I use nesting material all the time. Some mothers will remove if prior to egglaying, but once you have chicks you should start pputting it back in. At that point the mother is too busy to try removing it. The slippery base of the nest is most of that problem.

5chicksfromno1cage.jpg

Edited by KAZ

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I have alwaysed used nesting material and do not use a concave. The nesting material gives nesting mothers something to "chew up & throw out" otherwise they tend to chew up the box in an attempt to "make it nice" part of the nesting process. I let them throw it out and then after the first egg is laid they stop ditching the nesting material and I replace enough to cushion the eggs. Without this, even on a concave, rough hens can accidentally break eggs. With nesting material they don't.

 

Nesting material is crucial for babies too. Stops mums sitting too hard on them, stops leg issues due to lack of grip, helps insulate the babies from cold, helps dry up poo and helps keep nest box environment right for baby birds. If using the plastic boxes just fill them up more so that the babies don't have to scrabble on the slippery plastic floor.

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5chicksfromno1cage.jpg

 

Looking at this picture from your other thread, every chick here has splayed legs.

Is your nest box lined with a plastic container? If so that would be the cause of the condition. The babies can not get a footing on the smooth surface, causing the hips to develop deformed.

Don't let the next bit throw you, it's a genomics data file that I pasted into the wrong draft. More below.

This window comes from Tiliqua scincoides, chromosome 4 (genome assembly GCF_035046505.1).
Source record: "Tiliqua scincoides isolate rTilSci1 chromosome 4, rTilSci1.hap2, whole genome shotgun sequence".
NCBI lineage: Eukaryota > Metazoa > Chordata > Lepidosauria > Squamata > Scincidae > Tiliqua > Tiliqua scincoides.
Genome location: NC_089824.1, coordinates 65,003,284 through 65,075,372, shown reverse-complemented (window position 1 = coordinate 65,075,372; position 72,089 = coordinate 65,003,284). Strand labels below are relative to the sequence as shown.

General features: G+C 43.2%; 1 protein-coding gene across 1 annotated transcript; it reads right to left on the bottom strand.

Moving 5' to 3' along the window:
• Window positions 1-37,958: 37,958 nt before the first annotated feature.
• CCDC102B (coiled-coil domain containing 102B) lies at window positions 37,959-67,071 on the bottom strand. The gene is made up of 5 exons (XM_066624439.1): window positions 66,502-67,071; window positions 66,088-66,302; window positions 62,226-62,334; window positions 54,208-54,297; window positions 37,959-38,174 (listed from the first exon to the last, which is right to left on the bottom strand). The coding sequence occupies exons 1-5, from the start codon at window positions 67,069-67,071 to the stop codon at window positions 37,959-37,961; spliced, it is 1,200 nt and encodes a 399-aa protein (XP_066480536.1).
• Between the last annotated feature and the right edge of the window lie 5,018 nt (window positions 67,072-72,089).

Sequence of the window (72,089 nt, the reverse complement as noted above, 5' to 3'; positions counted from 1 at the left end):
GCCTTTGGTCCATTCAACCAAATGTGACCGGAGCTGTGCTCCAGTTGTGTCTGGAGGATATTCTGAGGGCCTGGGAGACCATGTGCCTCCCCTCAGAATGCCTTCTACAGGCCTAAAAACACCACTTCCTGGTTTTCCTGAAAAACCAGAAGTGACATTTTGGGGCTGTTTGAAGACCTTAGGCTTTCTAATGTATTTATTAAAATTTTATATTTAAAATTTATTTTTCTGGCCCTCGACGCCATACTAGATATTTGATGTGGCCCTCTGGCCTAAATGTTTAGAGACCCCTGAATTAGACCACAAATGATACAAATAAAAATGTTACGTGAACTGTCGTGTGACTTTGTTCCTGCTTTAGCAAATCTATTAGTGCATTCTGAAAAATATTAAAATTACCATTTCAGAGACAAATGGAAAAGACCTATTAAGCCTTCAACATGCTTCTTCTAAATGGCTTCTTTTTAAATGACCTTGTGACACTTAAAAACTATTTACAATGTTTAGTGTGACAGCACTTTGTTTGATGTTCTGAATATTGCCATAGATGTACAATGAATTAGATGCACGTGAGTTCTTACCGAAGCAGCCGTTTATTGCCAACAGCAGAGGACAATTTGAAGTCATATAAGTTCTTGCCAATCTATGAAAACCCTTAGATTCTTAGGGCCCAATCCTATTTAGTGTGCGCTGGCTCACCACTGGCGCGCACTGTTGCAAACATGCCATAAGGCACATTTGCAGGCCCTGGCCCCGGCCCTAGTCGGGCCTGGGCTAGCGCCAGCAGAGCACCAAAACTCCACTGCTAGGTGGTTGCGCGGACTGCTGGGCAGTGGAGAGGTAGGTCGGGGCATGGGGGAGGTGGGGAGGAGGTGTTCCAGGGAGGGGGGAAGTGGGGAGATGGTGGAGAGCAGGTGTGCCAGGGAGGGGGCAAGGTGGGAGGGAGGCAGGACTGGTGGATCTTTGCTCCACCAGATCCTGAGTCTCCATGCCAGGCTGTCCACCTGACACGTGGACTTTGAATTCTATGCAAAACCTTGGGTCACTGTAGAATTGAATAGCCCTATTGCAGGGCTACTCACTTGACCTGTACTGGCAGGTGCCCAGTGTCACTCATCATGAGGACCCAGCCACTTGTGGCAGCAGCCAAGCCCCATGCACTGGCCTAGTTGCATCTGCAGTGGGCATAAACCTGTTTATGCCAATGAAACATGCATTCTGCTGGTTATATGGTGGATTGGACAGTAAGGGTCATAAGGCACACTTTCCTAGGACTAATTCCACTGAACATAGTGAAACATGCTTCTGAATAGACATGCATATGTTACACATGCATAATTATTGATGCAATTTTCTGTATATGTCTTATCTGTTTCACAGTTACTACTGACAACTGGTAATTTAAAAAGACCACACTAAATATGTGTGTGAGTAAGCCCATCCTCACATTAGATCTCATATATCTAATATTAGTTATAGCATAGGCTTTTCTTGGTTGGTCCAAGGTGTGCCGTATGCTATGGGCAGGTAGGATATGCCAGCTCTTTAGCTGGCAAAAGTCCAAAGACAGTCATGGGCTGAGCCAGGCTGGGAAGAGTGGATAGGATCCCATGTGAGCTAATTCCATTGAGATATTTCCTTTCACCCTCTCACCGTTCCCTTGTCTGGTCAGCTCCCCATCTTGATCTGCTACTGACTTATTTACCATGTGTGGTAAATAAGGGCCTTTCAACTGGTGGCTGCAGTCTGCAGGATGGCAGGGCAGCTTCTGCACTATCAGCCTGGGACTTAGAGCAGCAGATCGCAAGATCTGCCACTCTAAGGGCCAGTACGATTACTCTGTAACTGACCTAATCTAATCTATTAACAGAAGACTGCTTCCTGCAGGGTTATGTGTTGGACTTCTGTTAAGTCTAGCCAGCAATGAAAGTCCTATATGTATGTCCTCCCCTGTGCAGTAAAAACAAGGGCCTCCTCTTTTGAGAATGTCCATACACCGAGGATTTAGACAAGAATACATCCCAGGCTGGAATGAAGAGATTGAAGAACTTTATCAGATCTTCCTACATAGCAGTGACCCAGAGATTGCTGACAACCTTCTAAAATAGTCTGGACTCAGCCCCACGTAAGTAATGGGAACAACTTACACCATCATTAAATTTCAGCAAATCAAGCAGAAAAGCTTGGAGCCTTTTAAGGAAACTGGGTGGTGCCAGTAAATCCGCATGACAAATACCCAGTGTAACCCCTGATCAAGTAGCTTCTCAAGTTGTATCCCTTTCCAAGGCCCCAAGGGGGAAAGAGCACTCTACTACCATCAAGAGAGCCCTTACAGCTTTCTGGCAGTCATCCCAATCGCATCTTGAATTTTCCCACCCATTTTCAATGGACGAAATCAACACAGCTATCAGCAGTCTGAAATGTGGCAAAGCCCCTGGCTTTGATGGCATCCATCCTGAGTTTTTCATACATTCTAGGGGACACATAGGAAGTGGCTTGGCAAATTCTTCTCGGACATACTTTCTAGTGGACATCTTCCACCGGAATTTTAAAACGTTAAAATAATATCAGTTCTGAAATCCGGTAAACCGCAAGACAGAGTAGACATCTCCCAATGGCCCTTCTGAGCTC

Older chicks will not recover from this condition :wacko: however the younger ones, especially the two littlest ones can recover with some care.

Pick up the little ones and place their legs in the correct position against their body then hold it with your thumb and forefinger for about 10 minuits 3 times a day. this has worked for me on very small chicks that can not have a splint.

 

Also remove the plastic container and provide a rough base preferably with a concave and nesting material. A mix of rolled oats and pine shavings is quite good as a bedding.

 

I really hope some recover, as unfortunately their quality of life is limited if the condition becomes severe.

Hi Liv, I had same thought about insert. It has been replaced now have woodshavings in box, hen threw it all out earlier. Third largest baby is sitting up normally and now the little fellows are looking o.k as well but will check these each day to make sure.

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Good news. Fingers crossed they make a good recovery :P

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:rofl:
Ditto from me 'my six babies' :bye: :wub: Edited by KAZ
removed double post

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Nesting material is only one factor in preventing splayed legs. A good grippy base is your first port of call and your best bet full stop. Nesting material only adds to the absorbancy factor in the nest and provides some additional grip, but nothing will make up for a base with no grip and I agree - these chicks all look to be splayed or developing splayed legs.

 

You need to find some sort of wood, coconut mesh or other grippy material you can insert onto the bottom of the nests and then replace the chicks on their new footing.

 

Live and learn :rofl: Dont beat yourself up over it. Learn a lesson, move along :wub: